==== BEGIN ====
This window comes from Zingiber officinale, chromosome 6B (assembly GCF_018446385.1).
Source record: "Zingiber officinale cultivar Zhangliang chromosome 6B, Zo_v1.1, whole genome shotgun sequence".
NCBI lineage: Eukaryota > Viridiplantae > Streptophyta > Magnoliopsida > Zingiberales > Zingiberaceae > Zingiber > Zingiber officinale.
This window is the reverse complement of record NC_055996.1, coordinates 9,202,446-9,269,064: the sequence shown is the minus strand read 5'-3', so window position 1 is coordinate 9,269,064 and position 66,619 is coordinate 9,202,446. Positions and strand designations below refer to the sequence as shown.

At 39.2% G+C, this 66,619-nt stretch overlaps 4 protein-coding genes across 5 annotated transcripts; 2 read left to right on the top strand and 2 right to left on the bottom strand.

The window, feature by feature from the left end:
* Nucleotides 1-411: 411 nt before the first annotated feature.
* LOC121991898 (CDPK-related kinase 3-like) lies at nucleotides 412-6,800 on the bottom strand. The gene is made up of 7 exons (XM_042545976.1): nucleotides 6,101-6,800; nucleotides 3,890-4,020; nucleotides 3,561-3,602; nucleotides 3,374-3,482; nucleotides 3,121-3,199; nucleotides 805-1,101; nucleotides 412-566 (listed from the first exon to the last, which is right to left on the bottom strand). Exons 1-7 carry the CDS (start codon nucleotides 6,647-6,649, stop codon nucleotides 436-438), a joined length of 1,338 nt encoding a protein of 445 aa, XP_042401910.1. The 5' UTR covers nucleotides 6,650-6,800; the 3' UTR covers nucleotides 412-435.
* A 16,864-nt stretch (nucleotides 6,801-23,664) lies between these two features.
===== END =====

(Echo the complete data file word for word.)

This window comes from Zingiber officinale, chromosome 6B (assembly GCF_018446385.1).
Source record: "Zingiber officinale cultivar Zhangliang chromosome 6B, Zo_v1.1, whole genome shotgun sequence".
NCBI lineage: Eukaryota > Viridiplantae > Streptophyta > Magnoliopsida > Zingiberales > Zingiberaceae > Zingiber > Zingiber officinale.
This window is the reverse complement of record NC_055996.1, coordinates 9,202,446-9,269,064: the sequence shown is the minus strand read 5'-3', so window position 1 is coordinate 9,269,064 and position 66,619 is coordinate 9,202,446. Positions and strand designations below refer to the sequence as shown.

At 39.2% G+C, this 66,619-nt stretch overlaps 4 protein-coding genes across 5 annotated transcripts; 2 read left to right on the top strand and 2 right to left on the bottom strand.

The window, feature by feature from the left end:
* Nucleotides 1-411: 411 nt before the first annotated feature.
* LOC121991898 (CDPK-related kinase 3-like) lies at nucleotides 412-6,800 on the bottom strand. The gene is made up of 7 exons (XM_042545976.1): nucleotides 6,101-6,800; nucleotides 3,890-4,020; nucleotides 3,561-3,602; nucleotides 3,374-3,482; nucleotides 3,121-3,199; nucleotides 805-1,101; nucleotides 412-566 (listed from the first exon to the last, which is right to left on the bottom strand). Exons 1-7 carry the CDS (start codon nucleotides 6,647-6,649, stop codon nucleotides 436-438), a joined length of 1,338 nt encoding a protein of 445 aa, XP_042401910.1. The 5' UTR covers nucleotides 6,650-6,800; the 3' UTR covers nucleotides 412-435.
* A 16,864-nt stretch (nucleotides 6,801-23,664) lies between these two features.